I cannot say how or why the story wound up in the press, or who was responsible, although it could have been the result of one of those letters or of something leaking from the Northern Ireland Office management establishment or the MOD structure in Northern Ireland. I am sorry for the anger that has been caused, but the hon. Gentleman has been treated in the same way as other people when we have had to review RAF locations, the basing of particular aircraft, changes to the training establishment and the rest of it. Generally speaking, we announce such things to Parliament; if we did not, we would be criticised for not doing so. We also announce them in written statements; if we dealt with them all in oral statements, we would be popping up pretty regularly, which would destroy the rest of the day’s business far too often for the liking of other parties and take up valuable time for scrutinising the legislative process.

Dr. McCrea: Does the Minister not understand that this decision is being made by the United Kingdom and Westminster-based Parliament and Government? Given that there is one Member for the constituency, it is only natural for members of the community to say, “When did you, as my Member of Parliament, know? What part did you play in this decision?” The finger is pointed at the individual Member of Parliament, who has to be able to say, “I got it in a written statement.”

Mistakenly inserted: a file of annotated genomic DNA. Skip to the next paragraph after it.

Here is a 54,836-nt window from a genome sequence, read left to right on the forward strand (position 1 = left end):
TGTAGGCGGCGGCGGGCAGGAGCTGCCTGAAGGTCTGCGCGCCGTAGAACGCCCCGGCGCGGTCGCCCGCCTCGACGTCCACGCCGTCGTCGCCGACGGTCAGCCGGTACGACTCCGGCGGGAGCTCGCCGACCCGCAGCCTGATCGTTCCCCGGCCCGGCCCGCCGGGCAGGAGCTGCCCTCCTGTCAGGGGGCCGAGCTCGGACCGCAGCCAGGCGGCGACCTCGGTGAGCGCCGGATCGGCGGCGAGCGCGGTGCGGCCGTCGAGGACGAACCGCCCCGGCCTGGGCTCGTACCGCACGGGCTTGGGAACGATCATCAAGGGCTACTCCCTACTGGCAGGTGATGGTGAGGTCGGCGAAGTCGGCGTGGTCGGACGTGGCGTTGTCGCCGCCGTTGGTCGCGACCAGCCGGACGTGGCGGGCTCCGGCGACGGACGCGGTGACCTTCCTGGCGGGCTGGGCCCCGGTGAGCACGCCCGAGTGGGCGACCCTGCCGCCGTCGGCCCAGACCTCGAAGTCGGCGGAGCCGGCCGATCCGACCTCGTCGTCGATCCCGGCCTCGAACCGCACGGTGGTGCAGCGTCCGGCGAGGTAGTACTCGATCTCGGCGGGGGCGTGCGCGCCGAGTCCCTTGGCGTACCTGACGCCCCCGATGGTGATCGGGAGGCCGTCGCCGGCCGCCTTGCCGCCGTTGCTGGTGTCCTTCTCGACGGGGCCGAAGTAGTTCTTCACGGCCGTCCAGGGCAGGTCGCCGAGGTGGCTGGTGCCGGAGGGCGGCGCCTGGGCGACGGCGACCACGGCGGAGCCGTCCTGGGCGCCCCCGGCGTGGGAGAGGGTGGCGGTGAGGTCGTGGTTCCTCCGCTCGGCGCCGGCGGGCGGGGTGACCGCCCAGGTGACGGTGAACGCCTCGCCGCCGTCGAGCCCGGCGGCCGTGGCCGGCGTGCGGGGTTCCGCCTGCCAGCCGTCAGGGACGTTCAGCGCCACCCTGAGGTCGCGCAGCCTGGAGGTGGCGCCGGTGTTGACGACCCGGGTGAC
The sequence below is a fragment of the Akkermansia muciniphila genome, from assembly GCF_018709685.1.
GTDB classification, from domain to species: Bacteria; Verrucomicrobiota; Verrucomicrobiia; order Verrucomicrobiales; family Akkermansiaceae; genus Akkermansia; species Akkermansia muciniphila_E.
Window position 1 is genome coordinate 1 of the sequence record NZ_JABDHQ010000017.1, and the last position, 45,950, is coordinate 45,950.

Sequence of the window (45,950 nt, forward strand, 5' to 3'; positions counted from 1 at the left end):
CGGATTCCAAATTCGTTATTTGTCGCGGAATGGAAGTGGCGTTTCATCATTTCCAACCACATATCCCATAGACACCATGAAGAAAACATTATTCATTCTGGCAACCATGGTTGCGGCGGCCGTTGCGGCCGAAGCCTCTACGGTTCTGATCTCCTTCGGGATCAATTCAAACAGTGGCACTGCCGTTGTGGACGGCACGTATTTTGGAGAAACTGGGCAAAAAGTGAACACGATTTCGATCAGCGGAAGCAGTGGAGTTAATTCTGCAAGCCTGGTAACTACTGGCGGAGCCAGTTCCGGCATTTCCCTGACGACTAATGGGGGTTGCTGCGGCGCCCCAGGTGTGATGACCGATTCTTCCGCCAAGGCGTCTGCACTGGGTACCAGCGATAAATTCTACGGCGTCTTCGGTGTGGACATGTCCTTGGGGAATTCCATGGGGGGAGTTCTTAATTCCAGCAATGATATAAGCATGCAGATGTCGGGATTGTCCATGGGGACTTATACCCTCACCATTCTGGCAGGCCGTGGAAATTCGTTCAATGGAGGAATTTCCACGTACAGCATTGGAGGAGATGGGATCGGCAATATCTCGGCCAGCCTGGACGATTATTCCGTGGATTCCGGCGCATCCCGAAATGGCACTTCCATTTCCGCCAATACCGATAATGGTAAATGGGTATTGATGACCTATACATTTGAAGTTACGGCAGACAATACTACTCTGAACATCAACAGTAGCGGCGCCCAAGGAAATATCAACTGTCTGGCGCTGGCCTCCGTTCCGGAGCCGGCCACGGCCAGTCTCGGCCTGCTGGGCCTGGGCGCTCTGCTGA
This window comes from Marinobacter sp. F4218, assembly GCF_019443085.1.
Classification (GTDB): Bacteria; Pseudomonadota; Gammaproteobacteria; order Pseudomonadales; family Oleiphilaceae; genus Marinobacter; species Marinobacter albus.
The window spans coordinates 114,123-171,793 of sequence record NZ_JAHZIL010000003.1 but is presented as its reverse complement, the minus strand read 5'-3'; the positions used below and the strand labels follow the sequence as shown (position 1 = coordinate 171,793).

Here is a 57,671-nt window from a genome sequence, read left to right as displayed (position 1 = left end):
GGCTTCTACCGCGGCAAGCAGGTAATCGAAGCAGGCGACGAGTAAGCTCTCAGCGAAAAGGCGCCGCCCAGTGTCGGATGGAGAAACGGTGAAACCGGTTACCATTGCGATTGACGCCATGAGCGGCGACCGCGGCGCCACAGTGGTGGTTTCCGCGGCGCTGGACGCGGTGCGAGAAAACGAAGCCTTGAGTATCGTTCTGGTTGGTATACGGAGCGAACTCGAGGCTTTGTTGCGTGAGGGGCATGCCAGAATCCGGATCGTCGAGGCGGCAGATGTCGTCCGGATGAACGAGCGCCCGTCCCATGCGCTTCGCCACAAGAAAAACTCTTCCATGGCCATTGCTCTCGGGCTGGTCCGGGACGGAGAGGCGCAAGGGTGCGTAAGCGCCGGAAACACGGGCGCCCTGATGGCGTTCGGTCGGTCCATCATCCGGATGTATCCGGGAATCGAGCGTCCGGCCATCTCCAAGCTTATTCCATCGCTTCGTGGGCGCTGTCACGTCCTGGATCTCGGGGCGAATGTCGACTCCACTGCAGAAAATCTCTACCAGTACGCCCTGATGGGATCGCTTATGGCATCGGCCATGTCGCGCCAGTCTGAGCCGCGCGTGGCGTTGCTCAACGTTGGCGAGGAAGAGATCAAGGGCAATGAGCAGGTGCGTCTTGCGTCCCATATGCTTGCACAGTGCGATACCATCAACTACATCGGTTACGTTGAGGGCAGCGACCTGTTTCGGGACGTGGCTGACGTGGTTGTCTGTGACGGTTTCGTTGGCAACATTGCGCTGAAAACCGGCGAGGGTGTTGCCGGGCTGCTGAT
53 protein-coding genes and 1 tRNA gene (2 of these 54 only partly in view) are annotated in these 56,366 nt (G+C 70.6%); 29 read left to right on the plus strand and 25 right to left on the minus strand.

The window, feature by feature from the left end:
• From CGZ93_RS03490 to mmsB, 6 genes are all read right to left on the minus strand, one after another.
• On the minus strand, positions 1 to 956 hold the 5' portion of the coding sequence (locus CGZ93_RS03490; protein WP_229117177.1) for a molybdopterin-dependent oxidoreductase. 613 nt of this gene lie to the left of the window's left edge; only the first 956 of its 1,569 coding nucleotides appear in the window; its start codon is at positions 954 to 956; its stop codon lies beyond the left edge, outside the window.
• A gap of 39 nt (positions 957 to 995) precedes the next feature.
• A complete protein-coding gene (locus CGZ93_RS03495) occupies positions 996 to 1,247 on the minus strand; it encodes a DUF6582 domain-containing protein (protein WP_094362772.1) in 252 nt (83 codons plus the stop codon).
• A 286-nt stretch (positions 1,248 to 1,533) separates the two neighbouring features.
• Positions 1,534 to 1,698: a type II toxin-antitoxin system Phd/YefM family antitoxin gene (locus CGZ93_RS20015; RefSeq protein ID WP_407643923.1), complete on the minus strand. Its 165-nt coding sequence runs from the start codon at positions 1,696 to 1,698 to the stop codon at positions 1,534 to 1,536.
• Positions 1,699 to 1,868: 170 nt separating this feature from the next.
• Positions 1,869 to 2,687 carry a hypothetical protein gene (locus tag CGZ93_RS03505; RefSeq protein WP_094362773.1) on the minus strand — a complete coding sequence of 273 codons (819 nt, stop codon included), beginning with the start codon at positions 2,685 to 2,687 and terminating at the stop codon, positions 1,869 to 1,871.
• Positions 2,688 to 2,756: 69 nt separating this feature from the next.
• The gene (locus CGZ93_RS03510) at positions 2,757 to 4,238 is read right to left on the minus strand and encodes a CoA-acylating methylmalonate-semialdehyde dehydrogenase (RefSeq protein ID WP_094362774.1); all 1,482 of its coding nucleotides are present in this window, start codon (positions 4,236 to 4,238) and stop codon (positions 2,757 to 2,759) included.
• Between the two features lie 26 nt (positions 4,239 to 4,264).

Mr. Ainsworth: I understand those difficulties, and I have been subject to them myself in my role as a constituency MP. The hon. Gentleman is not the only
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hon. Member whose constituency is affected by this announcement—the Massereene barracks will be, too. I spend a large part of my time as a Minister writing to all kinds of Members of Parliament—sometimes to 50 and 60 at a time—who are affected by particular aspects of MOD life. I try to consult hon. Members to ensure that they are not left out of the loop or left in a difficult position like the hon. Gentleman. I do not know why he received the letter a little late, but perhaps he needs to examine his side of the chain of communication and not just point the finger at my side. However, there was no attempt or desire to put him in a difficult position.